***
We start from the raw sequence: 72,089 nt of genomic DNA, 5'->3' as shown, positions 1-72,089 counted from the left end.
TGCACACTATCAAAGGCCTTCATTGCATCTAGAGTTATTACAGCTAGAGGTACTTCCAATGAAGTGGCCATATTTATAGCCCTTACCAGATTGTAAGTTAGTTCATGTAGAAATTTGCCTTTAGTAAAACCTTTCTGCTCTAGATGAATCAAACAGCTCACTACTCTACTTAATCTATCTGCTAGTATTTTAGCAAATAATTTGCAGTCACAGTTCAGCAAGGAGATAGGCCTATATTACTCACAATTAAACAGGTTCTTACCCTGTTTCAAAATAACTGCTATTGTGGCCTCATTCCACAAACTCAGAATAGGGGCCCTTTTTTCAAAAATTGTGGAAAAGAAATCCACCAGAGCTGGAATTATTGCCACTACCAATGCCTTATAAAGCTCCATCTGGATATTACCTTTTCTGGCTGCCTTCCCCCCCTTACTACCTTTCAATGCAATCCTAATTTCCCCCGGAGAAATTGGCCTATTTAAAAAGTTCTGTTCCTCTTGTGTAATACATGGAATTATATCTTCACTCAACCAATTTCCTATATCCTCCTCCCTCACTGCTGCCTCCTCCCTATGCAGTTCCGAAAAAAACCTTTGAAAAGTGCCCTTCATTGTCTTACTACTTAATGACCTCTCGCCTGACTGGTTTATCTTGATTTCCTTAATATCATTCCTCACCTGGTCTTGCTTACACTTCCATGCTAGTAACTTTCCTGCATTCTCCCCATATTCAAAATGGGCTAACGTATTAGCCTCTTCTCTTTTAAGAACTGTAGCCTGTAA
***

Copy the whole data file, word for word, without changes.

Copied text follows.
We start from the raw sequence: 72,089 nt of genomic DNA, 5'->3' as shown, positions 1-72,089 counted from the left end.
TGCACACTATCAAAGGCCTTCATTGCATCTAGAGTTATTACAGCTAGAGGTACTTCCAATGAAGTGGCCATATTTATAGCCCTTACCAGATTGTAAGTTAGTTCATGTAGAAATTTGCCTTTAGTAAAACCTTTCTGCTCTAGATGAATCAAACAGCTCACTACTCTACTTAATCTATCTGCTAGTATTTTAGCAAATAATTTGCAGTCACAGTTCAGCAAGGAGATAGGCCTATATTACTCACAATTAAACAGGTTCTTACCCTGTTTCAAAATAACTGCTATTGTGGCCTCATTCCACAAACTCAGAATAGGGGCCCTTTTTTCAAAAATTGTGGAAAAGAAATCCACCAGAGCTGGAATTATTGCCACTACCAATGCCTTATAAAGCTCCATCTGGATATTACCTTTTCTGGCTGCCTTCCCCCCCTTACTACCTTTCAATGCAATCCTAATTTCCCCCGGAGAAATTGGCCTATTTAAAAAGTTCTGTTCCTCTTGTGTAATACATGGAATTATATCTTCACTCAACCAATTTCCTATATCCTCCTCCCTCACTGCTGCCTCCTCCCTATGCAGTTCCGAAAAAAACCTTTGAAAAGTGCCCTTCATTGTCTTACTACTTAATGACCTCTCGCCTGACTGGTTTATCTTGATTTCCTTAATATCATTCCTCACCTGGTCTTGCTTACACTTCCATGCTAGTAACTTTCCTGCATTCTCCCCATATTCAAAATGGGCTAACGTATTAGCCTCTTCTCTTTTAAGAACTGTAGCCTGTAA